WHO launches new roadmap on human resource strategies to ensure that all newborns survive and thrive

Every year, an estimated 15 million babies are born preterm – before 37 weeks of pregnancy. That is more than 1 in 10 live births. Approximately 1 million children die each year worldwide due to complications from their early birth. Those that survive often face a lifetime of ill-health including disability, learning difficulties, and visual and hearing problems.

Half of the babies born at or below 32 weeks (2 months early) die in low-income settings, due to a lack of feasible, cost-effective care, such as warmth, breastfeeding support, and basic care for infections and breathing difficulties. In high-income countries, almost all these babies survive.

Today, on World Prematurity Day, WHO launched a new Roadmap on human resource strategies to improve newborn care in health facilities in low- and middle-income countries, aimed at improving quality of care for newborns, including small and sick babies, and supporting countries to achieve the SDG target to reduce neonatal mortality to less than 12 per 1000 live births by 2030.

As the COVID-19 pandemic overburdens already weak health systems in many countries, it is expected to increase the number of newborn deaths, particularly among babies born too soon. Disrupted essential health services, like family planning or antenatal check-ups, will leave women more at risk of preterm birth and vulnerable infants without the services they need.

“We have the power to prevent, diagnose and treat preterm birth, and save babies lives, if we invest in competent and specialized nurses and health workers to care for them,” Dr Anshu Banerjee, WHO Director for the Department of Maternal, Newborn, Child and Adolescent Health and Ageing. “As more pregnant women give birth in health facilities, we must also strengthen our health workforce to provide a positive pregnancy experience for each of them.”

Survival and health outcomes of preterm newborns can be enhanced by increasing access to interventions provided to the mother shortly before or during birth as well as interventions for the newborn baby. However, the highest burden of preterm birth, death and disability is concentrated in low- and middle-income countries, where competent and specialized health workers are in short supply.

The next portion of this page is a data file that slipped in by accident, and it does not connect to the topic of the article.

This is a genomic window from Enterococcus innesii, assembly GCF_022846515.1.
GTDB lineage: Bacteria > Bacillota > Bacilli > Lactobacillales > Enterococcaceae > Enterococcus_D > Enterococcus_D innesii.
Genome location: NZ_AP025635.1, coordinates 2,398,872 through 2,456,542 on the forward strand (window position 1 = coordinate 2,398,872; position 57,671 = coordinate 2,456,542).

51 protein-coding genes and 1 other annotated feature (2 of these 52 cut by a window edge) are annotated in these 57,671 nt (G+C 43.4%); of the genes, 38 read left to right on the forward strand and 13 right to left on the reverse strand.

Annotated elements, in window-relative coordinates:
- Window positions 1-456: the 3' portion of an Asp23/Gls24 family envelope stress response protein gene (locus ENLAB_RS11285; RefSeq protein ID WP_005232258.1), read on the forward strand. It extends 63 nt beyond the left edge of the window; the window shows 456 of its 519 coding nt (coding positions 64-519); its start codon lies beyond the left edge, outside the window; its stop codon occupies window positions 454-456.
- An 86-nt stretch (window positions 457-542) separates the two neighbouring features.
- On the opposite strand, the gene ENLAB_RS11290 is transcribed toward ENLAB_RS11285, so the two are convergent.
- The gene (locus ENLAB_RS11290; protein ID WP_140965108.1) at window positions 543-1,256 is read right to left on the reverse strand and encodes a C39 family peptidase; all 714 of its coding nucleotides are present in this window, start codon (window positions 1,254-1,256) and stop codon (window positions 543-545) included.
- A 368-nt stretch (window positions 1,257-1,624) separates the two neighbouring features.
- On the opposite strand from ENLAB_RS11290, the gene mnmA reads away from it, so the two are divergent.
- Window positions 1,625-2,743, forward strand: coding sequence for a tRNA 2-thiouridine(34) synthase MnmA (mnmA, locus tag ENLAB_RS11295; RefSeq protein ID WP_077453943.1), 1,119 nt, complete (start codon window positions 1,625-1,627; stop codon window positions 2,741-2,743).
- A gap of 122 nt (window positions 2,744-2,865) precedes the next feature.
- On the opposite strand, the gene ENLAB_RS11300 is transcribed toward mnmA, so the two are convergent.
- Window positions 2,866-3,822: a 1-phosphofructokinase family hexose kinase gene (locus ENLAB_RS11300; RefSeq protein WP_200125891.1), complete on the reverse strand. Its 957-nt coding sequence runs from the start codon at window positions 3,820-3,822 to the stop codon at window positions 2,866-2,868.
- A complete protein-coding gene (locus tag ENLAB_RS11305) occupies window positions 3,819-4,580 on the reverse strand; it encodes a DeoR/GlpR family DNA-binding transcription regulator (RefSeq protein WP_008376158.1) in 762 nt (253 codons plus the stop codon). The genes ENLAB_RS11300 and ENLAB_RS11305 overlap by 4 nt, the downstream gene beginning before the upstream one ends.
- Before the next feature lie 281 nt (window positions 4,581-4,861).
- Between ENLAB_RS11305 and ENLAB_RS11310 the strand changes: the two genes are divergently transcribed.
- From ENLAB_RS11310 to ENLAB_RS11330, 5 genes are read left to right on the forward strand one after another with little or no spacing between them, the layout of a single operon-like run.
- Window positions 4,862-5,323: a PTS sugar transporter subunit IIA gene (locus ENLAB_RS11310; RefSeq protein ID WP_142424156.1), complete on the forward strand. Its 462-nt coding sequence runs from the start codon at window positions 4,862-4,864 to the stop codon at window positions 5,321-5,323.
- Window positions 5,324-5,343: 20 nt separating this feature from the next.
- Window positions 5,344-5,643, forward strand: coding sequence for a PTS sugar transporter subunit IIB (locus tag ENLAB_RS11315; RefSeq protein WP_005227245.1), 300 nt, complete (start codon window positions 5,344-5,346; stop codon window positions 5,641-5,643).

Of the 30 million newborns who require inpatient care every year, approximately half do not have access to neonatal care services and those who have access often receive care of suboptimal quality. Skilled birth attendants, including medical doctors and midwives, are critical to the provision of high-quality newborn care and to improving newborn outcomes, not only at the time of birth and for routine postnatal care but also in health facilities to which mothers and newborns with complications are referred.

The new WHO roadmap consists of 10 strategies to guide countries in developing their policies to improve the number and competence of health workers to deliver high-quality essential care for all newborns and specialized care for small and sick newborns. It also aims to fill the gap in the numbers of health workers with specialized neonatal skills in low- and middle-income countries required to provide high-quality inpatient care for small and sick newborns.

Over the past three decades countries that have invested in their nursing and midwifery workforces have achieved sustained reductions in maternal and newborn mortality. With continued investments in universal access to high-quality newborn care an estimated 1.7 million newborns could be saved each year. Almost half of the effect would result from providing special and intensive hospital care for preterm, low-birth-weight or sick newborns.

 

Every year, an estimated 15 million babies are born preterm – before 37 weeks of pregnancy. That is more than 1 in 10 live births. Approximately 1 million children die each year worldwide due to complications from their early birth. Those that survive often face a lifetime of ill-health including disability, learning difficulties, and visual and hearing problems.

Half of the babies born at or below 32 weeks (2 months early) die in low-income settings, due to a lack of feasible, cost-effective care, such as warmth, breastfeeding support, and basic care for infections and breathing difficulties. In high-income countries, almost all these babies survive.